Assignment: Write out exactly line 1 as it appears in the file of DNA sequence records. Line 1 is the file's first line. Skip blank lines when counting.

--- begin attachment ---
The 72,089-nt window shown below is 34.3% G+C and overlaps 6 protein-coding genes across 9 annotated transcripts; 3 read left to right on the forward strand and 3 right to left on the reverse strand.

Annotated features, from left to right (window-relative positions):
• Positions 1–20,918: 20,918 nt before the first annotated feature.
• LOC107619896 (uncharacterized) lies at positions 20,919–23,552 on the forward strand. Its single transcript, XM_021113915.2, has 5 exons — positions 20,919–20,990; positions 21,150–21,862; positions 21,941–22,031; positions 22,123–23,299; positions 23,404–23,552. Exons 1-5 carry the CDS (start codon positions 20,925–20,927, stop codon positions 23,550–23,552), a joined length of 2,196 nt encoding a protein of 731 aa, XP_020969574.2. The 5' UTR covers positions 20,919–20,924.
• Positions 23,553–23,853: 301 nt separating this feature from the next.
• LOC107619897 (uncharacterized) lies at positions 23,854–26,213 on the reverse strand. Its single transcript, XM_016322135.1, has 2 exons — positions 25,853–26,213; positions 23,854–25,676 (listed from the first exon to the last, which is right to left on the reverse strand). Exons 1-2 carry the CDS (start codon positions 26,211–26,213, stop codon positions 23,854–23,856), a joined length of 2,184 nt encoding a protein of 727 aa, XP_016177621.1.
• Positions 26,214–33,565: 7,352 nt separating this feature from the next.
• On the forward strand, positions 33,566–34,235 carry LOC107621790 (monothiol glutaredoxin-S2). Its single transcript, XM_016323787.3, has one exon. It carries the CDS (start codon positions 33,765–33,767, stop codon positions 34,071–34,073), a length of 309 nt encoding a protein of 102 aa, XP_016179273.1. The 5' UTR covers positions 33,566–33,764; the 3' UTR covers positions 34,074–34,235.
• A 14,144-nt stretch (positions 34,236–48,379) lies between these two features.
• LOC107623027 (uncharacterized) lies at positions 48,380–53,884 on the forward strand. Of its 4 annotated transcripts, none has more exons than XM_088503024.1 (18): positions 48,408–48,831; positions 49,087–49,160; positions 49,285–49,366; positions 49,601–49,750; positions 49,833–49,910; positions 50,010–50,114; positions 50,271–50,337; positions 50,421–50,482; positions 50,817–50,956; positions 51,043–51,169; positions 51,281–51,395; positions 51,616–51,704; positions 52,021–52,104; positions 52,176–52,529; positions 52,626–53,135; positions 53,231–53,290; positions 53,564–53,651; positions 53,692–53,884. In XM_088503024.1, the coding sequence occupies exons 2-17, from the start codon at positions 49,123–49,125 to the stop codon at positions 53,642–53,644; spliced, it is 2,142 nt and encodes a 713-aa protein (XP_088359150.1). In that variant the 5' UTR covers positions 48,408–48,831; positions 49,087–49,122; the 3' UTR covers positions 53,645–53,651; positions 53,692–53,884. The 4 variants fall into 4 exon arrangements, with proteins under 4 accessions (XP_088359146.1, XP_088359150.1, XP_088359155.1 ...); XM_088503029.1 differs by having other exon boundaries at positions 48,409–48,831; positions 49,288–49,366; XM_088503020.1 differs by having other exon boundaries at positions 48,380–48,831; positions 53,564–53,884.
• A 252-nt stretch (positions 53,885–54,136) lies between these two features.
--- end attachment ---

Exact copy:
The 72,089-nt window shown below is 34.3% G+C and overlaps 6 protein-coding genes across 9 annotated transcripts; 3 read left to right on the forward strand and 3 right to left on the reverse strand.